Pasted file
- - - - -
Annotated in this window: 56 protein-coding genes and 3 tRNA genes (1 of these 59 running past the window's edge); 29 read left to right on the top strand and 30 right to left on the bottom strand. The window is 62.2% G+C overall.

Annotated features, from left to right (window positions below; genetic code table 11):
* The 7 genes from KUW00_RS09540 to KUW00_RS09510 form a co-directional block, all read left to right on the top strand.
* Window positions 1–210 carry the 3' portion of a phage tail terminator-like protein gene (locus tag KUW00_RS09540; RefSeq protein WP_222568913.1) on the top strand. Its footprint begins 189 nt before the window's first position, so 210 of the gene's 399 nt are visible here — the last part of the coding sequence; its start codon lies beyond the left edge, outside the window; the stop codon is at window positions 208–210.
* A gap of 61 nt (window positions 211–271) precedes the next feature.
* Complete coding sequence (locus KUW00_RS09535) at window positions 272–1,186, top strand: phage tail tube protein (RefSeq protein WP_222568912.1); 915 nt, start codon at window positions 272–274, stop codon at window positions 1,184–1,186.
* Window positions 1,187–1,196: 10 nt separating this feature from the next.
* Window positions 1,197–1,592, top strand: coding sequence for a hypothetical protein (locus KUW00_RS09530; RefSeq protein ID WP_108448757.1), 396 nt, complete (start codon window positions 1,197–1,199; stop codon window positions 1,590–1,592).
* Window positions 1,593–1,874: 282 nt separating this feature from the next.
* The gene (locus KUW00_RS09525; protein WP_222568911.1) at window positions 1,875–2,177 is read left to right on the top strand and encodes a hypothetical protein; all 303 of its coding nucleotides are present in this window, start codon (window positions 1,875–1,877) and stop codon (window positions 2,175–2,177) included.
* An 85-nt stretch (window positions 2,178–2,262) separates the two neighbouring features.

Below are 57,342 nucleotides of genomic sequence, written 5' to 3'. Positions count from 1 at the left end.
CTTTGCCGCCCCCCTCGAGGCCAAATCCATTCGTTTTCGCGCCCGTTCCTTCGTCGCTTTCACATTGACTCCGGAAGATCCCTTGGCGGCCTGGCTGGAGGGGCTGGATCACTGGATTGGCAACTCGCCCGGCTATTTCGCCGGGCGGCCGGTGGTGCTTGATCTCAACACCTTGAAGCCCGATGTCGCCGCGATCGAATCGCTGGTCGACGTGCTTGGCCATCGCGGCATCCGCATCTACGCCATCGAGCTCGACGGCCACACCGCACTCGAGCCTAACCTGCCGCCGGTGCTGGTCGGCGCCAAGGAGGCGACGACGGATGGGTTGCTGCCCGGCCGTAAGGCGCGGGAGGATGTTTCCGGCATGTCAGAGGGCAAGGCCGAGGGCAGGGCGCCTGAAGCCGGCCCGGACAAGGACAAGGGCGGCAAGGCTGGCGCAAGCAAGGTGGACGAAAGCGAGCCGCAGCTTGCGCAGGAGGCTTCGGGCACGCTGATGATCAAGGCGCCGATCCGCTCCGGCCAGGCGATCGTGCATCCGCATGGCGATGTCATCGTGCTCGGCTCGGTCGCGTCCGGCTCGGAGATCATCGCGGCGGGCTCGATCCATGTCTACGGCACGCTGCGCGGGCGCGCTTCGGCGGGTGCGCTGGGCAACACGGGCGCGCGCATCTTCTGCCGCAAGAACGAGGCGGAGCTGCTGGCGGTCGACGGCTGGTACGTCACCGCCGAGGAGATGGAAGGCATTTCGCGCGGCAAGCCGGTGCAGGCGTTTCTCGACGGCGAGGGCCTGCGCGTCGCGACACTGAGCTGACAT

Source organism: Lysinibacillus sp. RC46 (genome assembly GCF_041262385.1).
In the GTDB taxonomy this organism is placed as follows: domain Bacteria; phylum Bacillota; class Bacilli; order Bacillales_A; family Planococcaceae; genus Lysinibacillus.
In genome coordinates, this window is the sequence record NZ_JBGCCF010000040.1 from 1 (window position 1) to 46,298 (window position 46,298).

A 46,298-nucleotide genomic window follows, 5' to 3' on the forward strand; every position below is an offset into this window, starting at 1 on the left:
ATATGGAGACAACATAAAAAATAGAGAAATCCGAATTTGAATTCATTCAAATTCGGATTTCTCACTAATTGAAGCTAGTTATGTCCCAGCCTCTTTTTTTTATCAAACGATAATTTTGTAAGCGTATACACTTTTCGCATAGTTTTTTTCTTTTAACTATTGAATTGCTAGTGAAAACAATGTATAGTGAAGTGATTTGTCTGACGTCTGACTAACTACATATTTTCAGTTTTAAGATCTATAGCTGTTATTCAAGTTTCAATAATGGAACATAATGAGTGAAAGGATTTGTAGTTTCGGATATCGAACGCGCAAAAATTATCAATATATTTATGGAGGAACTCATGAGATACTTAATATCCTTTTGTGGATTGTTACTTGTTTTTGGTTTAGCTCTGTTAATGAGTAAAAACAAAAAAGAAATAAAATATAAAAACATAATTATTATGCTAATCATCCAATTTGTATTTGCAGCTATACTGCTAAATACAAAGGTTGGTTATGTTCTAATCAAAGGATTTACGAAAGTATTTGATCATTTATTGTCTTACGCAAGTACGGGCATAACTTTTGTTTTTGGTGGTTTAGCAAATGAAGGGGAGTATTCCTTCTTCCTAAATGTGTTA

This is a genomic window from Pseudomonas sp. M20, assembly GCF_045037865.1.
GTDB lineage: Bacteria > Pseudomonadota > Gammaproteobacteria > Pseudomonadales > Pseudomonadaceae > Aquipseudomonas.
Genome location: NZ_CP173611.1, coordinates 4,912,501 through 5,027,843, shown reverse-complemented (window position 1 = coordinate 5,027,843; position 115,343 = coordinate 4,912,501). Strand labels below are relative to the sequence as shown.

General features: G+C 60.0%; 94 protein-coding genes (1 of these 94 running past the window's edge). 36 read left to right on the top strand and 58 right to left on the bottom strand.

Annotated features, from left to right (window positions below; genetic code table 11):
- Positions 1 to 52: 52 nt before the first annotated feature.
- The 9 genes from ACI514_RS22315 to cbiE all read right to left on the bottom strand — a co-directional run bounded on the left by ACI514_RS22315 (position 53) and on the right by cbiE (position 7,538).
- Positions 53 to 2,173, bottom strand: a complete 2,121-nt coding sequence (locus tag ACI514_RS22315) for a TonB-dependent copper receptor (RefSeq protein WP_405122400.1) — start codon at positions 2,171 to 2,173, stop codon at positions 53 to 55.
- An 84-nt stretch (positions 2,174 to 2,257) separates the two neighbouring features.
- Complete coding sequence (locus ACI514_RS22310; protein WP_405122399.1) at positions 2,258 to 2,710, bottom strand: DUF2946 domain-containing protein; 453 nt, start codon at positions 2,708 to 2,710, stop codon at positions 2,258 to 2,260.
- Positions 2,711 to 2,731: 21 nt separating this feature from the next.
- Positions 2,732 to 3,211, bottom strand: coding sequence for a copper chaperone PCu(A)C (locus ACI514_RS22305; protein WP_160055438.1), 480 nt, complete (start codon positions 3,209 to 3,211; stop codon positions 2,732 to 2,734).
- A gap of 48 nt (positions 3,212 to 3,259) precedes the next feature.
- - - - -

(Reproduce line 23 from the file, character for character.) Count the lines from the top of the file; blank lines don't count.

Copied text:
Annotated features, from left to right (window positions below; genetic code table 11):